Many people take vitamin D and calcium supplements in the hope of reducing fractures due to osteoporosis and warding off certain cancers. But an independent panel of experts recently concluded there isn’t enough solid proof to support these effects.

The U.S. Preventive Services Task Force, or USPSTF – which is charged with evaluating the risks and benefits of preventive therapies in primary care – issued a draft statement highlighting this lack of evidence.

“We were looking at vitamin D plus or minus calcium for fractures and preventing cancer,” says Task Force member Kirsten Bibbins-Domingo, MD, PhD, an internist and an associate professor at the University of California, San Francisco.

The “one firm conclusion” the Task Force was able to make was that 400 international units, or IU, of vitamin D and 1,000 mg of calcium is not effective in preventing fractures in postmenopausal women, says Dr. Bibbins-Domingo.

However, she adds, there isn’t sufficient evidence to say whether higher doses of either or both supplements would help prevent fractures in postmenopausal women. Additionally, there isn’t enough evidence to say that vitamin D, with or without calcium, can help prevent cancer or fractures in men or premenopausal women, the Task Force found.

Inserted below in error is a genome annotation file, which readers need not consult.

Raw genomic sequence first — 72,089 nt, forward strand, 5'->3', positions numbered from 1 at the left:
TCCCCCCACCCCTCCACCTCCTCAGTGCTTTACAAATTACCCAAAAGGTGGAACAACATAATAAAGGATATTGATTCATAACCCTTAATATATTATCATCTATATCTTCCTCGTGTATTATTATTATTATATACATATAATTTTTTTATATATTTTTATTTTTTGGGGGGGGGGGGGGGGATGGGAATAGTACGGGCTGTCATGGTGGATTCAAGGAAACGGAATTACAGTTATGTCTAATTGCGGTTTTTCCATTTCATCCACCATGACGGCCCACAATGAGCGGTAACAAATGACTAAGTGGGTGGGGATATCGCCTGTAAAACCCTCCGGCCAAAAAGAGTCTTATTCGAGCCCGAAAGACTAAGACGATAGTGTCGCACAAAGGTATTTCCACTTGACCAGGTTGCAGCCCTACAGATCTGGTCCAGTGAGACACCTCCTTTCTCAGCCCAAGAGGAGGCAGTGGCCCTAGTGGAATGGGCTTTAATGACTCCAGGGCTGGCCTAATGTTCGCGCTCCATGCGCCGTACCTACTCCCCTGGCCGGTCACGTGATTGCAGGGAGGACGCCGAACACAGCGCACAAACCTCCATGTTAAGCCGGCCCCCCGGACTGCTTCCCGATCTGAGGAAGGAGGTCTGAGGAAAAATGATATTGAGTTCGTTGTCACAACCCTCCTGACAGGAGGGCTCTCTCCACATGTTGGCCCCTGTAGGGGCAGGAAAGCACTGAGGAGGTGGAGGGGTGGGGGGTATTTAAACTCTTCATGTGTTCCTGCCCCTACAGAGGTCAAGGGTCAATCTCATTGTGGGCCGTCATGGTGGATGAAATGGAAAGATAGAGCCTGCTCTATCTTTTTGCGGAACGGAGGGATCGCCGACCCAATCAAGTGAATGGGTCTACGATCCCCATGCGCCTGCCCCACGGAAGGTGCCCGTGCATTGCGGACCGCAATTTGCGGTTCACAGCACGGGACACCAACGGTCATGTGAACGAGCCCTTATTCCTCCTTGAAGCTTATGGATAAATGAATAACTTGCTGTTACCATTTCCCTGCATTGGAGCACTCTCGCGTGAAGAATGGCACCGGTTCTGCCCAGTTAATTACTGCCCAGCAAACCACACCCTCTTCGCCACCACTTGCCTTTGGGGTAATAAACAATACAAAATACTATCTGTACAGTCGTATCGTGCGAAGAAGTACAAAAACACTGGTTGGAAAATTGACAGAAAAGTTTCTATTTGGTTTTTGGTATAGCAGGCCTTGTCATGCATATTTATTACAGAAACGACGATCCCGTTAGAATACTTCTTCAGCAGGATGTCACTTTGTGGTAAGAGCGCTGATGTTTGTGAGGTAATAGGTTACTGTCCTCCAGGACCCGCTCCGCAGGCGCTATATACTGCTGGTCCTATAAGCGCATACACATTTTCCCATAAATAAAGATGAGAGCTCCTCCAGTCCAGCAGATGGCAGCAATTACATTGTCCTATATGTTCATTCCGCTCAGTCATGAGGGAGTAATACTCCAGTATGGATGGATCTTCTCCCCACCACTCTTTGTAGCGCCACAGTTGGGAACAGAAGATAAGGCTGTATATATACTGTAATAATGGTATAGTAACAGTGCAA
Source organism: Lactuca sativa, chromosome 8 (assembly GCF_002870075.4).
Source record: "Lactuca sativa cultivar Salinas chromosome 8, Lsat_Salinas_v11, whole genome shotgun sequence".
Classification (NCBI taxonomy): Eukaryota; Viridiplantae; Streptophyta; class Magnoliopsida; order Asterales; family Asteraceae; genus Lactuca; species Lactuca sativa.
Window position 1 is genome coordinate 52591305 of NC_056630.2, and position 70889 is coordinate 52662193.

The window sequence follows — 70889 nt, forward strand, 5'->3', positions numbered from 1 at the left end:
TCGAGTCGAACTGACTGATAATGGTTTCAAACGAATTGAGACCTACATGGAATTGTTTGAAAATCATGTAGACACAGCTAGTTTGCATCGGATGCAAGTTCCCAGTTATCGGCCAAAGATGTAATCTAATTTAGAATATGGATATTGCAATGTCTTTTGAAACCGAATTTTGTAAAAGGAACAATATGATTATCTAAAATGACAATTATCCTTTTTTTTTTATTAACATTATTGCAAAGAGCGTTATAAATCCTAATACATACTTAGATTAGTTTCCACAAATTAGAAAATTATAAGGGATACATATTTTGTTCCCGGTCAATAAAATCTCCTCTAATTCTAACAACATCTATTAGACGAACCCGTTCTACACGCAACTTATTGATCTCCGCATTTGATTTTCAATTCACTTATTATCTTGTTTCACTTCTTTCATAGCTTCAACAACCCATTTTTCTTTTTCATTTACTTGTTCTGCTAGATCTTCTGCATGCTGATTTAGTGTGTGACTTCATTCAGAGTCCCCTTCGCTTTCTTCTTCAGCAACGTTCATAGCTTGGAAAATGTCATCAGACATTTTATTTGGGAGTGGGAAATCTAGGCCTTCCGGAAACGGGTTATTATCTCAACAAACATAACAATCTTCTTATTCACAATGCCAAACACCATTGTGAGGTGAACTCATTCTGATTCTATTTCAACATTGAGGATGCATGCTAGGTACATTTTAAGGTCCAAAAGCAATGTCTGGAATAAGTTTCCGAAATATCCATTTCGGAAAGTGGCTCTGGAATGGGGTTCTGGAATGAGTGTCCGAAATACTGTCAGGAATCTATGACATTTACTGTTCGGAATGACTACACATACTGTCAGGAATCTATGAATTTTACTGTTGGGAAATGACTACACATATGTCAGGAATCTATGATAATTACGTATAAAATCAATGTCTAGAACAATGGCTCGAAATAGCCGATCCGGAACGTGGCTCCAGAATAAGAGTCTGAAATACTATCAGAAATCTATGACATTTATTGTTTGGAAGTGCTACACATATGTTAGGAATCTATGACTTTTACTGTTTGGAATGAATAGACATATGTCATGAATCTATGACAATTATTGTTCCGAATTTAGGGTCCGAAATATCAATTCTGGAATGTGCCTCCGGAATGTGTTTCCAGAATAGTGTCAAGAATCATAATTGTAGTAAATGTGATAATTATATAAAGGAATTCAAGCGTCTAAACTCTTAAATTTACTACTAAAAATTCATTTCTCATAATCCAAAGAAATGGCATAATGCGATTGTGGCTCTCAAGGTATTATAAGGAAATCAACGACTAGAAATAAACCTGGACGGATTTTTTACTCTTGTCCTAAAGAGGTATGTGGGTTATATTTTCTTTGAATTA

“Our goal is to evaluate therapies one would use in generally healthy people without symptoms, and use for a long period of time, to prevent something bad from happening in the future,” says Dr. Bibbins-Domingo. “It may come as a surprise to many people because they are taking these therapies. But what we can say at this point is that the science is not there yet to say that it is effective and that the benefits outweigh the harms.” For example, the USPSTF found a small but potential risk of the formation of kidney stones in those taking 400 IUs of vitamin D and 1,000 mg of calcium.

Past studies have suggested that vitamin D may reduce the risk for cancer. It is critical for helping the body absorb and use calcium, and extra vitamin D and calcium are commonly recommended – especially to postmenopausal women and people on long-term corticosteroid therapy – to maintain strong bones and ward off fractures due to osteoporosis, or bone thinning. Bone thinning is a potential side effect of corticosteroids.